Child Safe Message for Youth

Feeling Safe – Your Rights – A message for our youth

Everyone in Scouts, youth and adults alike have the right to feel safe and be protected from abuse. No-one is allowed to threaten you, hurt you or touch you in a way that makes you feel uncomfortable, unsafe or afraid.

A Scout is respectful and this applies to all interactions between all participants, youth and adult here at ScoutHike.

You do not have to deal with abuse on your own. If you feel unsafe, threatened or you see/hear something that causes you concern, please speak to a Leader or a Rover on an activity. Your concerns will be taken seriously. The information you provide will be shared with people who can support and protect you.

If you don’t know what to do – talk to someone at ScoutHike HQ!

If, for any reason, you do not feel the concerns of this nature which you raised at ScoutHike have been satisfactorily dealt with, please report your concerns directly to the Child Protection Team at the NSW State Office on: Tel: 02 9735 9000 or via or your parents.

For more information, please refer to the Scouts NSW Website

What should I take to ScoutHike?

Patrols have to be totally self-sufficient. Each Scout carries everything they need for the whole weekend, starting on Friday evening and finishing on Sunday afternoon. This means good walking shoes or boots, a comfortable pack, a tent, clothes, toiletries, mess kit, and food. Tents are normally shared between 2 or 3 Scouts, and PLs normally work out the menu and buy the food for the Patrol.

Patrols are not required to bring a separate pack of ’emergency gear’ to ScoutHike – everything you bring, you will need to carry yourself.

Your PL and leaders will talk to you more about menus and what to take over the next few weeks. They will also provide you with an equipment list and advise you on where to get equipment you don’t have.

Or you can view the lightweight hiking guide on this website which has equipment lists, a menu planner, troubleshooting guide, map reading guide, and lots of hints and tips.


ScoutHike is not a simple walk around the forest! The event is based on Patrols navigating their way through the forest using a compass, a supplied map, a series of grid reference points indicating the Activity Bases they could visit, and Sleep Points.   

Packs, Tents, and Menus 

In their pack, Scouts carry everything from their sleeping bag, tent, clothes, etc to food. This means that the pack must be in good condition and suitable for lightweight hiking, and the contents as small and as light as possible. Checks are carried out to ensure that every Scout is not carrying more than 1/5th of their body weight – they need to look after their growing, impressionable backs! Water bottles are excluded from the weigh-in.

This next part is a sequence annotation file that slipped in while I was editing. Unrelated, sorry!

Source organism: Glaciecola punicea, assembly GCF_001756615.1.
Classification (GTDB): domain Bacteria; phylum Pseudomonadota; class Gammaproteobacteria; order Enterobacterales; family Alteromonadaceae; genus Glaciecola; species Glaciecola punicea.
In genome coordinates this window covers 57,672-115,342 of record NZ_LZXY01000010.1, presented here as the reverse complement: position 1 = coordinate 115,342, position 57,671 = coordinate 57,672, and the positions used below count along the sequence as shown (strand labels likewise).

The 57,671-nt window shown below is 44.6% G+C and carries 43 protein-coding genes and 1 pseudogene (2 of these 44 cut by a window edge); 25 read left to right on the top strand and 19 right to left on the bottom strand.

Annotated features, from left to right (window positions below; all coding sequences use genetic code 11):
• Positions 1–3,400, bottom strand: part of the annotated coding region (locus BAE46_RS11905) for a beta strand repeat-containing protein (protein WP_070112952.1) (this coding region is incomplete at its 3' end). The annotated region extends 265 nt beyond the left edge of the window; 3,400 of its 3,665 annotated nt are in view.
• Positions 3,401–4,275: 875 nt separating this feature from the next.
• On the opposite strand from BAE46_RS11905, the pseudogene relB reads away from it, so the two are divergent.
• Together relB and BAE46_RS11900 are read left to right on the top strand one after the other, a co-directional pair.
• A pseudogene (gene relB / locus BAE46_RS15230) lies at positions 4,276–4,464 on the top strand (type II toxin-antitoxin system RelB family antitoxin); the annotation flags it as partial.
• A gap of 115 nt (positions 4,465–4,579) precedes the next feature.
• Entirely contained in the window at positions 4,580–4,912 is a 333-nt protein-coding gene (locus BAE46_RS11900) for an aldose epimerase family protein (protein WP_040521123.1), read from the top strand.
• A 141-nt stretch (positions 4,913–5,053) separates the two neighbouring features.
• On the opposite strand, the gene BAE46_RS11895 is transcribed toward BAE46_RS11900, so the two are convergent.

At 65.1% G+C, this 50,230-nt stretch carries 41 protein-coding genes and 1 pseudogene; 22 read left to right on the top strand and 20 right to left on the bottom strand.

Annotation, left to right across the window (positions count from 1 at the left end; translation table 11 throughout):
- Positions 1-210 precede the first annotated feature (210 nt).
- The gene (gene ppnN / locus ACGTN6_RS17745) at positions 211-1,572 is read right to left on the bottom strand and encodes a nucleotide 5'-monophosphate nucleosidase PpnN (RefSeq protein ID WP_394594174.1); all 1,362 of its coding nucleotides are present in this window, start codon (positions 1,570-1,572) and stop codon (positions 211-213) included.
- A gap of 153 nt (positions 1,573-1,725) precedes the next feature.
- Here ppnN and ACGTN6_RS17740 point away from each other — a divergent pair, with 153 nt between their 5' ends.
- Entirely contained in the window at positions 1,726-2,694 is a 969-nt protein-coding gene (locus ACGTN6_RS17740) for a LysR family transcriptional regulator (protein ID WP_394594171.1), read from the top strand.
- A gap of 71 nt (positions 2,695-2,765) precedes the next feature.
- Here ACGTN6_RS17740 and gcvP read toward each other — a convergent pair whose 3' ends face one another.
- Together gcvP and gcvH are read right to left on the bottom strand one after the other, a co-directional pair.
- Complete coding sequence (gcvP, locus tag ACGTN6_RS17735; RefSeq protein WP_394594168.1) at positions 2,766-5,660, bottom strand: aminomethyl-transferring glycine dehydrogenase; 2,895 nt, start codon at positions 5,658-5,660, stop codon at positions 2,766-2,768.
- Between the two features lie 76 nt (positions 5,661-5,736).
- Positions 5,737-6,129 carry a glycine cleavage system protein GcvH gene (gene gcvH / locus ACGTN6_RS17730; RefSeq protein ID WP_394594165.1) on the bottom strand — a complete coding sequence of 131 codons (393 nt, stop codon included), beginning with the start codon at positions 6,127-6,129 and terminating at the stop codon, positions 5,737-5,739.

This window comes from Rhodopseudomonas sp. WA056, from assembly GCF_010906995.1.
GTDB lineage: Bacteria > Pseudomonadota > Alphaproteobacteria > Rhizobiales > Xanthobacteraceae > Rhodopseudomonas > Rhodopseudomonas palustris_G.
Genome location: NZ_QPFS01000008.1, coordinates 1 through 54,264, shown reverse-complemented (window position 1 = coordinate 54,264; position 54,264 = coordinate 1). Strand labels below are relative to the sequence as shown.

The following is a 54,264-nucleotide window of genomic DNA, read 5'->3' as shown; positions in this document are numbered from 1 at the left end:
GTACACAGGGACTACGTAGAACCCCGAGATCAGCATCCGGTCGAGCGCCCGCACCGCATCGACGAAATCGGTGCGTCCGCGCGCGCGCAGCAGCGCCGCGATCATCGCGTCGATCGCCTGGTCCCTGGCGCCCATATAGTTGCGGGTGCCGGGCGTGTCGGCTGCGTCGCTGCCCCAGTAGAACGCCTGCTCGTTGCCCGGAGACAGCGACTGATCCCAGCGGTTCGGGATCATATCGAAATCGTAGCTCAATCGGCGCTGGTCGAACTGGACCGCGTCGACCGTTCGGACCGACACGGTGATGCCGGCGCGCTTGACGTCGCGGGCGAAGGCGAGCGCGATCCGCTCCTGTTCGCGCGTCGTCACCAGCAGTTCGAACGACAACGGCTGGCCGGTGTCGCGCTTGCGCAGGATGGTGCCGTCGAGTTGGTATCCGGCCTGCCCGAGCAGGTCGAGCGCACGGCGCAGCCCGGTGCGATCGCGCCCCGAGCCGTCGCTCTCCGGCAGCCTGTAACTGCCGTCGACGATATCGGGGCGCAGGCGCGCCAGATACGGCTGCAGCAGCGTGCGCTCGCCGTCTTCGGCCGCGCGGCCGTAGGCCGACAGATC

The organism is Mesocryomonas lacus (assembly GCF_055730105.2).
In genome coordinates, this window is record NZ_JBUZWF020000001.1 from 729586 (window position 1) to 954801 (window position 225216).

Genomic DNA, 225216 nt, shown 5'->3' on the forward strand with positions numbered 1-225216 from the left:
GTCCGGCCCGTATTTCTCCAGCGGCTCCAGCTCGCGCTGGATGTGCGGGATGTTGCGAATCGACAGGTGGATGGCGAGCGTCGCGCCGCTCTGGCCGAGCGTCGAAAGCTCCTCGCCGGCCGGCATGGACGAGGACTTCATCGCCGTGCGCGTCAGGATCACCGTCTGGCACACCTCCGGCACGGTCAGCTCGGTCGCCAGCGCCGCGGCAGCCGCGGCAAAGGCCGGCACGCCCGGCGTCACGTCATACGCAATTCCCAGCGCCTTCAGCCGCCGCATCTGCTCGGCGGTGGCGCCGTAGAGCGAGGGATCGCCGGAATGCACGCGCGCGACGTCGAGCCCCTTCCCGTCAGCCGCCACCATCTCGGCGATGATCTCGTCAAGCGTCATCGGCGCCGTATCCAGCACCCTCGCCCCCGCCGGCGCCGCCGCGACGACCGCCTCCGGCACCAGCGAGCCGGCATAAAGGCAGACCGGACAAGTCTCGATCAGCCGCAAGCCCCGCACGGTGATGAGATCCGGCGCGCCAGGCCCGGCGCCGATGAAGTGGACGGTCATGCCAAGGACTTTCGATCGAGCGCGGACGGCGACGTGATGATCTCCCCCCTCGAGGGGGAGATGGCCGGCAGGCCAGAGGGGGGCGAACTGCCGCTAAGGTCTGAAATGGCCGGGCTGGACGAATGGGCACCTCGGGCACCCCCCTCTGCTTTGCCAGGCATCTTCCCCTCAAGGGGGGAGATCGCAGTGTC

Menus need to be nutritious, using light weight or dried foods, so that each Scout in the Patrol gets to the Finish Point with enough energy to get on the bus for the trip home.   

Tips for ScoutHike Patrol Leaders

  • Lightweight is the key. Those Patrols carrying less weight around all weekend will have an advantage over those whose packs are overloaded, so make sure your Patrol members’ packs aren’t too heavy. Check out the ScoutHike Patrol Leader’s Handbook for some guidelines or speak to your Scout Leader.
  • Make sure everyone in your Patrol carries sufficient water and that your Patrol menu is appropriate. You’d be surprised at how much of a difference this can make, if you and your patrol drink sufficient fluids and eat proper, balanced and nourishing hike meals.
  • Water is available at all Activity Bases and Sleep Points – so you can top up your water bottle along the way during the day.

    Your energy levels, alertness and enjoyment will be much greater, and your ScoutHike competition scores will most likely benefit as a result.
  • The ScoutHike Patrol Leader’s Handbook is a great source of information and tips on doing well at ScoutHike and having a great time. Make sure you and your Patrol read it, understand it, and use it.
  • Practice makes perfect. Ask your Scout Leader to set aside one or two Troop nights before ScoutHike for you and your Patrol to practice map reading, lightweight camping, and teamwork and initiative.
  • When it comes to the actual challenges and activities, the first thing to do is listen very carefully to all instructions given by the Leaders running the challenge. Always think before you act. When faced with a problem you need to solve, encourage your patrol members to participate in the problem-solving process; it takes more than one mind to come up with a great solution.

    If you are given a time limit, make sure that someone in your Patrol with a watch is keeping an eye on how much time is left.
  • Know your Patrol members and know their strengths and weaknesses. If you know that Sam is particularly good at map reading whilst Tom can tie just about every knot in the book, you’ll know who to call on in those situations.

    But remember to share the tasks around a bit so that every member of the Patrol has a chance to improve their skills.
  • Finally, make sure your Patrol stays together and works as a team.